I think the moment of realization of what is involved in becoming good (whatever your personal definition of good is) at an instrument is where a great many people give up... it was where I gave up on piano after five or six lessons in high school, and where I would have given up on trumpet if getting braces hadn't forced the issue for me. I remember a general feeling of the effort not being worth the reward, and lessons and practice became more of a grudging duty than a pleasure.
Although I can currently barely make my way through Peter Wernick's plain vanilla arrangement of "She'll be Coming Round The Mountain", I don't have that sinking feeling of futility I did with piano and trumpet. I'm still more excited than anything, because this is a thing that I want. I've got a better banjo to learn on this time, a good teacher, and as much time as I need to learn my instrument... what is there to be frustrated about?
I have a love/hate relationship with the reader review features offered by online retailers like Amazon.com. Reviews of media such as books, music, or movies are pretty much worthless, because they all boil down to
"This is the best book I ever read EVER! A MUST HAVE!"
"This CD stinks, I was expecting it to be exactly like my favorite album by this artist from 10 years ago, and it's different, therefore it's no good. Don't waste your money."
When it comes to less subjective items, like tools or appliances, you can sometimes expect somewhat more useful commentary... but not always.
While daydreaming about the workshop I'd eventually like to get set up in our small utility room, I went poking around Amazon for cheap, bench top bandsaws. I found one by Delta, a generally reputable manufacturer of power tools, and proceeded to browse the comments.
The reviews are so divided as to make you wonder whether you're reading reviews for the same item... half of the people really dislike the saw, citing problems with straight cuts and the blade bending to the left when cutting curves, despite numerous attempts at adjustment.
The other half are more typical of an Amazon review, basically saying "This is a good saw for the money. I've had mine for two years now and never had any problems with it!"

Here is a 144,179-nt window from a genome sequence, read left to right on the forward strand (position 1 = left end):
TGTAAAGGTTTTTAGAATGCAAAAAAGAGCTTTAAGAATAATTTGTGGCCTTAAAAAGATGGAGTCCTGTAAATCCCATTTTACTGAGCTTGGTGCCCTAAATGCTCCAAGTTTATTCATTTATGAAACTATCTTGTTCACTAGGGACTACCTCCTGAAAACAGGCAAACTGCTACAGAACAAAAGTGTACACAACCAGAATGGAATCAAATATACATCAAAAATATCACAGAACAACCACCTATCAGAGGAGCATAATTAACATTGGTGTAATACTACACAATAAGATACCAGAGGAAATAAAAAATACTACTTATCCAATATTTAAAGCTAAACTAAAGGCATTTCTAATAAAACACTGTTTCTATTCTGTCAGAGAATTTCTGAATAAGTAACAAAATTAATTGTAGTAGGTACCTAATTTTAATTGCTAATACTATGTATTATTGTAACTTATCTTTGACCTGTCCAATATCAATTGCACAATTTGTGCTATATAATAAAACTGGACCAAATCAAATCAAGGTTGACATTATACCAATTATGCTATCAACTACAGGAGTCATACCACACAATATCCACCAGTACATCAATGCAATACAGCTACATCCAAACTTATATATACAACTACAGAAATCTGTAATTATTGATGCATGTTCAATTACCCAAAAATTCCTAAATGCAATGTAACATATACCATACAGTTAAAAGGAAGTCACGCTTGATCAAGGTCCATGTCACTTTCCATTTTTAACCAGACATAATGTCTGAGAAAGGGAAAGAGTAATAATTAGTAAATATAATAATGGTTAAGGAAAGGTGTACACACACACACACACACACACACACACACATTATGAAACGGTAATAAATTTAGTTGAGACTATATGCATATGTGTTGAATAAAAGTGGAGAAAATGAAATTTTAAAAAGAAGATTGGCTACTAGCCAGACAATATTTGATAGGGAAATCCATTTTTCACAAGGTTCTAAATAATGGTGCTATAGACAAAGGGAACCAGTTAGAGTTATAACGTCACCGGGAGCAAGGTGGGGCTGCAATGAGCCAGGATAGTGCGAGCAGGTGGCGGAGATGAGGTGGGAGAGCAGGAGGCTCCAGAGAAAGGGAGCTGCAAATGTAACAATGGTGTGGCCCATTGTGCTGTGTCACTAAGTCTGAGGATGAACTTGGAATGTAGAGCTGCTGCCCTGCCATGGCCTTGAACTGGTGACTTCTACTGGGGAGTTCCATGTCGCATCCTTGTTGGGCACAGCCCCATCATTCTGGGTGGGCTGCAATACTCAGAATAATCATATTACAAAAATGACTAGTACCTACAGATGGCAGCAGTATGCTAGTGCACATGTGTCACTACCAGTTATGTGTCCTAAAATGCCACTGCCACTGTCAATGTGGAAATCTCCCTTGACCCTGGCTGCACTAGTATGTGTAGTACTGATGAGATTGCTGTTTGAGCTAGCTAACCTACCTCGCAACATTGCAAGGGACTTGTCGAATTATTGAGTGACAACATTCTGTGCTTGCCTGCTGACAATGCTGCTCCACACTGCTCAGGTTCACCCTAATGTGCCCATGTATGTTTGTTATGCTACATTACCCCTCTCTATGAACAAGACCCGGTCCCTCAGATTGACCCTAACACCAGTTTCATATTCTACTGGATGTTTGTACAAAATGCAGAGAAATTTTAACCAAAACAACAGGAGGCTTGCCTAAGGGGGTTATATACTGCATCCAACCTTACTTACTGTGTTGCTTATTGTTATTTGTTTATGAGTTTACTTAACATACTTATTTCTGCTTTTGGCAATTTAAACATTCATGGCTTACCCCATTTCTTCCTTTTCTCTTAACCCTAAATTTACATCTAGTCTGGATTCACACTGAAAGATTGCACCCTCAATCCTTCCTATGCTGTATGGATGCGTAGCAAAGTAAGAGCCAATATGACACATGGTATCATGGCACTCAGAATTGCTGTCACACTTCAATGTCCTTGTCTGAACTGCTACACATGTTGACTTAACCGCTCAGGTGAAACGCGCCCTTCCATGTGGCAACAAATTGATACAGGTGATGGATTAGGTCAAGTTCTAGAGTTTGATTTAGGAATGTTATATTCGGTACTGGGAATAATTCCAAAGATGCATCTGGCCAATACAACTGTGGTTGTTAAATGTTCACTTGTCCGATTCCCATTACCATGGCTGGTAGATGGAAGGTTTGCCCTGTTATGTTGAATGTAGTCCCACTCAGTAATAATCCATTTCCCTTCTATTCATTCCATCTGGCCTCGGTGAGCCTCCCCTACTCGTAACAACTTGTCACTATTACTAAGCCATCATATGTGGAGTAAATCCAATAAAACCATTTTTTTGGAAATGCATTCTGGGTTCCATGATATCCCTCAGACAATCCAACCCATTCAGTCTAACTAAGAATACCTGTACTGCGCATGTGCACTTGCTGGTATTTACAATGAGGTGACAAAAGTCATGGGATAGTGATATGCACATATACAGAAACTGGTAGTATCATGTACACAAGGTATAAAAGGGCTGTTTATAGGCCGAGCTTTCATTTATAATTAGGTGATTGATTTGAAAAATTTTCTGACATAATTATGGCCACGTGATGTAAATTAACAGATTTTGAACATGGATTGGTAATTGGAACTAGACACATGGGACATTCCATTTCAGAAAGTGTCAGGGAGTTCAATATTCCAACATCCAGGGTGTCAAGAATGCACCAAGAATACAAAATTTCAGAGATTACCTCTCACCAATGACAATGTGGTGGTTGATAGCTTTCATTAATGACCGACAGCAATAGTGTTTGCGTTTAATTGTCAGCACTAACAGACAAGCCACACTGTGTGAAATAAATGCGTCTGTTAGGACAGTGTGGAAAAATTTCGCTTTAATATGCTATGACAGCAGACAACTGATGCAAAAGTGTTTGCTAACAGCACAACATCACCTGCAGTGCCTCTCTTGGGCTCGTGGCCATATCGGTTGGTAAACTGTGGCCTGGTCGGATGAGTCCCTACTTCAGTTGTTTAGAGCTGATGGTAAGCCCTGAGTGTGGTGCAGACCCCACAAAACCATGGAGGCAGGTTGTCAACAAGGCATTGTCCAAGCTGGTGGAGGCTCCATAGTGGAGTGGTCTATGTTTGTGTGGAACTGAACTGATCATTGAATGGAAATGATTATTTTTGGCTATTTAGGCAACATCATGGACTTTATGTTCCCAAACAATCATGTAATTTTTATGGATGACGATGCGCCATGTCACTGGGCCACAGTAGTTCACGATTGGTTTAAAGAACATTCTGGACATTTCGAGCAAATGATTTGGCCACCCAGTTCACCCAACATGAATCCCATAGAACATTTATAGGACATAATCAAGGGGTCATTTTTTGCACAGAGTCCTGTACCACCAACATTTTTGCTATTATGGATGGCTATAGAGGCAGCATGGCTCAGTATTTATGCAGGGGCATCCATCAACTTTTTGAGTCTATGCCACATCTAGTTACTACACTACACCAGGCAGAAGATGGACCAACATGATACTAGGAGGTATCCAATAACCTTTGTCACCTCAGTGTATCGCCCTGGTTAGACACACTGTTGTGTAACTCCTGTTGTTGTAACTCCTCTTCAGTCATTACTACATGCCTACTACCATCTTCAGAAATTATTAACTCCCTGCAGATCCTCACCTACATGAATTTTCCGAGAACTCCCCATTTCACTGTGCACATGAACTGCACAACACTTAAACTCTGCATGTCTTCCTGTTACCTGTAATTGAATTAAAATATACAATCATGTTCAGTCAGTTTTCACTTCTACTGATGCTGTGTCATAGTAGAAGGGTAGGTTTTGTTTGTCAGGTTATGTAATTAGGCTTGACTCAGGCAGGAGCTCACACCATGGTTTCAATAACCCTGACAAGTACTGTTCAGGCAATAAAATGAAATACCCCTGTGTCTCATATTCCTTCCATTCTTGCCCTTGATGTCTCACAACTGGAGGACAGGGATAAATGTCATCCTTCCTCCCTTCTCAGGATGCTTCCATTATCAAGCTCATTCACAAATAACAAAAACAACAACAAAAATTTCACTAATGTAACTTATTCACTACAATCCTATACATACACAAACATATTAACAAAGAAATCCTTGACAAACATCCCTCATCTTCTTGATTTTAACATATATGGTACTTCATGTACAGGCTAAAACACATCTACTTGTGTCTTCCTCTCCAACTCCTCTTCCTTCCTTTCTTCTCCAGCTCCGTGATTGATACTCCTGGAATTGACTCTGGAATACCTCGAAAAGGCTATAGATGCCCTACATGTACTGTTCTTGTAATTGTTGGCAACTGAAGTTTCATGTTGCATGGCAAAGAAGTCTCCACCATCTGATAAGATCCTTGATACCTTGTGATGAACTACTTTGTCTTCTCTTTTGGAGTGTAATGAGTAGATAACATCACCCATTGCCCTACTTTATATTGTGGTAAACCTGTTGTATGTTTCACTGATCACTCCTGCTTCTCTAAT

So whose opinion an I supposed to trust? The people telling tales of repeated adjustment and tinkering sound like they know what they're doing, but the fact that they adjusted the saw doesn't necessarily mean that they adjusted it correctly.
On the other hand, maybe the people with no complaints never tried to cut anything denser than 1/8" thick balsa wood.
As with most content on the internet, I think it's best to take the good and the bad reviews with a grain of salt and temper it with reasonable expectations; for $99 you're not going to get a contractor grade piece of equipment.
On the occaisional day that I work from home, I usually sit at the kitchen table. The kitchen table, like every kitchen table in every place I've ever lived, also serves as the default horizontal space upon which to pile bills, junkmail, grocery receipts, spare change, paperclips, pens that no longer write, crumbs, dead batteries, and lord knows what else.
In other words, a huge mess. After half a day of low productivity and constant distraction, I took fifteen minutes to clean off the table. Junk mail ripped up and thrown out, bills neatly piled, random computer peripherals gathered and moved downstairs, nothing on the table but my laptop, and a cup of coffee.
I can feel my focus returning already. Every time I go through this pileup and purge cycle, one part of me thinks I should resolve to take a few minutes at the beginning or end of each day to maintain this pristine work space instead of letting it go so distracting... but another part of me thinks I would miss that sense of miraculous transformation.
I think my usual system will be fine, as long as the pileup phase doesn't get extreme.
Let the direct to video and merchandising crapflood begin! While it's true that Jim Henson himself was in talks with Disney before he died in 1990, I would like to think that any arrangement he made while still in the picture would have left him with careful control over his creations... as it stands now, the Jim Henson Company will hang around for a while in an advisory/production role, and then... who knows? In the clutches of Disney's, wherever the Muppets end up will probably not be any place Jim Henson would want.
This is really just the other shoe dropping 14 years later; A lot of the warm, fuzzy, genuineness of the Muppets left this earth with their creator fourteen years ago; things I've seen Muppets in since then have all had a celebrity-cameo-on-a-sitcom feeling. "Hey, remember us? We're the Muppets! Buy our videos!"
How sad it is now to read the quote at the top of the Muppet Central tribute to Jim Henson:
"I don't know who Jim Henson is, but I've heard he has his hand in a lot of things around here." - Kermit the Frog
Not anymore, Kermit.
Last year I had some fun with Markov chains when I put together my own random word generator.
As the number of posts on this weblog has ballooned past 300, it occurred to me that it would be fun to apply two word Markov chains to my own writing, and see what comes out. File this under one of those "When I have a few hours to kill" projects, which really means "When I have an entire weekend to kill."
Well, I should have known better - somebody's already done it, in Perl. Behold, MarkovBlogger!